How absolutely fantastic to have a normal weekend again and not have to go to work for 12 hours on a Saturday or Sunday night! Funny how quickly last month's shifts are already fading into hazy memory. I still have a part to play in the Paralympics but I'm back to a regular work schedule and to my printing on Sundays routine and have finished the bridge print, now officially named Bridge Into Morning:
Bridge Into Morning
Reduction Linocut - 8" x 9.5"
Reduction Linocut - 8" x 9.5"
Happily printing today, a realization I had a few nights ago came back to me. On Thursday night I was making pipérade, a fancy name recipe for an omelet with tomatoes, onions, and peppers (from Julia Child's Mastering the Art of French Cooking) and it suddenly hit me: Printmaking is totally like the Mastering the Art of French Cooking. I know, it seems like a bit of a stretch. Bear with me.
A few weeks ago we watched Julie and Julia. It's the interwoven story about Julia Child's discovery of French cooking (and how she came to write her groundbreaking cookbook about it) and New Yorker Julie Powell, who took it upon herself to cook her way through, in one year, Julia's book. Julie P blogged about her trials and her blog also became a book and the book became the movie etc. etc.
Anyway, I was never, even remotely, drawn to either French cooking in general, or Julia Child in particular. My main interest in the movie was Meryl Streep, whom I love and who plays Julia Child. Since seeing the film though, I've read Julia Child's My Life in France, Julie Powell's Julie and Julia, I've watched a few U-Tube clips of the real Julia C. in action (I laughed for ten minutes watching her on David Letterman) and just finished reading, cover to cover, Mastering the Art of French Cooking. I'm not sure if I've actually become a convert to French cooking but I've definitely become a Julia Child groupie.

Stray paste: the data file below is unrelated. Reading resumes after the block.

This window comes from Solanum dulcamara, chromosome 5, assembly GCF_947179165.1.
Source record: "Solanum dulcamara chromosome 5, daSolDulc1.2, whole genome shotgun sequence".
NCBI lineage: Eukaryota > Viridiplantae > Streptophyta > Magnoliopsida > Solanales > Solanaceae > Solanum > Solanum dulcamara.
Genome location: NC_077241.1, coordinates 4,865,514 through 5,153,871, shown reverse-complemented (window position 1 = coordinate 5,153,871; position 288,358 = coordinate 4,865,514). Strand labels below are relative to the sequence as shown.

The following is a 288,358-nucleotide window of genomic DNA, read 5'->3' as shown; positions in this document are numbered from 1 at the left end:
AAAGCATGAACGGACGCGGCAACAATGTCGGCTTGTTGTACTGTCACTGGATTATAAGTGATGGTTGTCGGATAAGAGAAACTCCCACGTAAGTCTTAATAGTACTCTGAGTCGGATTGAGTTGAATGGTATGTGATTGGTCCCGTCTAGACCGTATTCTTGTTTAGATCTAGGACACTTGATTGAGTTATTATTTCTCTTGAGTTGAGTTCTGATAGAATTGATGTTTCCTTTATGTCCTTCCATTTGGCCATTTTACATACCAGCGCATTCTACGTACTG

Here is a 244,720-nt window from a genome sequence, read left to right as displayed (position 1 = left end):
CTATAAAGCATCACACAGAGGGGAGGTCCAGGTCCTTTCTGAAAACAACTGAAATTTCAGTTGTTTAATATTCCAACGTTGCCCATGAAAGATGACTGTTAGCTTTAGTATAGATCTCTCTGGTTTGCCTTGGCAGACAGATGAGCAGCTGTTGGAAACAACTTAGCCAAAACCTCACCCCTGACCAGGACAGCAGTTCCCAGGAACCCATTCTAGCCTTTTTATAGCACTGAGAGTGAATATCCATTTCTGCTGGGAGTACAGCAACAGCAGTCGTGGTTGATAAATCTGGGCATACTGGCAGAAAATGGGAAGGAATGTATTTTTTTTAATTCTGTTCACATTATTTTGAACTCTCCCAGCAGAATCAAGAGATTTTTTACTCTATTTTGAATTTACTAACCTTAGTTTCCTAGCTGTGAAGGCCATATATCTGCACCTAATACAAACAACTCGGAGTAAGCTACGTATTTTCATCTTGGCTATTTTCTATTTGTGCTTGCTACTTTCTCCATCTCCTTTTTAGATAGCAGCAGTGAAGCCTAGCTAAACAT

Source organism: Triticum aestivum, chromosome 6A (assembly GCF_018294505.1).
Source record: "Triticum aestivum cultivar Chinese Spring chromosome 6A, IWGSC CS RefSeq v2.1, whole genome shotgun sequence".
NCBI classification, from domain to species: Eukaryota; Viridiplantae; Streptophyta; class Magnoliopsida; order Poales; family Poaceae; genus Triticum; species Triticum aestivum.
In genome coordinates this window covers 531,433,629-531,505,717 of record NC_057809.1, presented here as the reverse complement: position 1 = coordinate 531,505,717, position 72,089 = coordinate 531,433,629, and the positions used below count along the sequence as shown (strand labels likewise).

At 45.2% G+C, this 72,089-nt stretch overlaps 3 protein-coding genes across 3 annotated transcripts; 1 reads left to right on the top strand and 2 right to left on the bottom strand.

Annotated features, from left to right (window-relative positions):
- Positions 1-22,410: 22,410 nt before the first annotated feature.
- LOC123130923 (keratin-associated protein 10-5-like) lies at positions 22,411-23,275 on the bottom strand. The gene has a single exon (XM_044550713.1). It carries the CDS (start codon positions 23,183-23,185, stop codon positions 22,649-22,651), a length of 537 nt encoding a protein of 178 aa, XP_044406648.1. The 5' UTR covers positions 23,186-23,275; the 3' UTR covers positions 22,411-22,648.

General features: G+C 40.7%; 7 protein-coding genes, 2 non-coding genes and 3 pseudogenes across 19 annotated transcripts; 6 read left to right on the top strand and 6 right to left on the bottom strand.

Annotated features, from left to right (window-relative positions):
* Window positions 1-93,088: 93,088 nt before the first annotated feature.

Why the obsession? I don't know. There's something inspirational about the oddball that Julia was, discovering her passion pretty late in life, following her dream, and living happily ever after. And there's something about the food although, with a preference for vegetarian meals, I have to be selective; the chances of me dishing up a meal of offal are absolutely nil for example.
Beyond the kidneys and marrow bone though, there's something that pulls me into the whole Julia Child French cooking thing. For one thing, her food certainly isn't as hoighty as I imagined French cooking to be. In fact, many of the recipes in JC's book are basic old-country cooking. So maybe that's it. Maybe it's the connection to hundreds of years of tradition that's so appealing to me. The other night, making my fancy-named but not-so-fancy omelet, I realized I'm only one of hundreds, if not thousands of cooks (given that MTAOFC was first published almost 50 years ago and reprinted 40 times since then), who've followed the same directions to recreate a recipe hundreds of years old. Maybe I'm also an oddball but I get a rush from that. From doing something that reaches through time back into history.
And this is where I draw my printmaking analogy. In the same way I reach into history for lessons on making my perfect French omelet, when I take a piece of wood or lino and carve it into images for printing I reach back to build on traditions established by printmakers like Albrecht Dürer, or Thomas Bewick, or William Morris and so many others who followed. In both cases, cooking or carving, the tools and materials might have changed somewhat through time but the pursuit of the craft of perfecting the cut to make the line and coax the image out of the block hasn't. In a world so driven by technology and digital wizardry, I love being part of something rooted in a time when this technology didn't exist.
Tonight, Bridge into Morning finished and one more step taken towards my mastering the art of printmaking, I'm headed to the kitchen to cook up a batch of Julia Child's Leek and Potato soup. Does it get much better than this?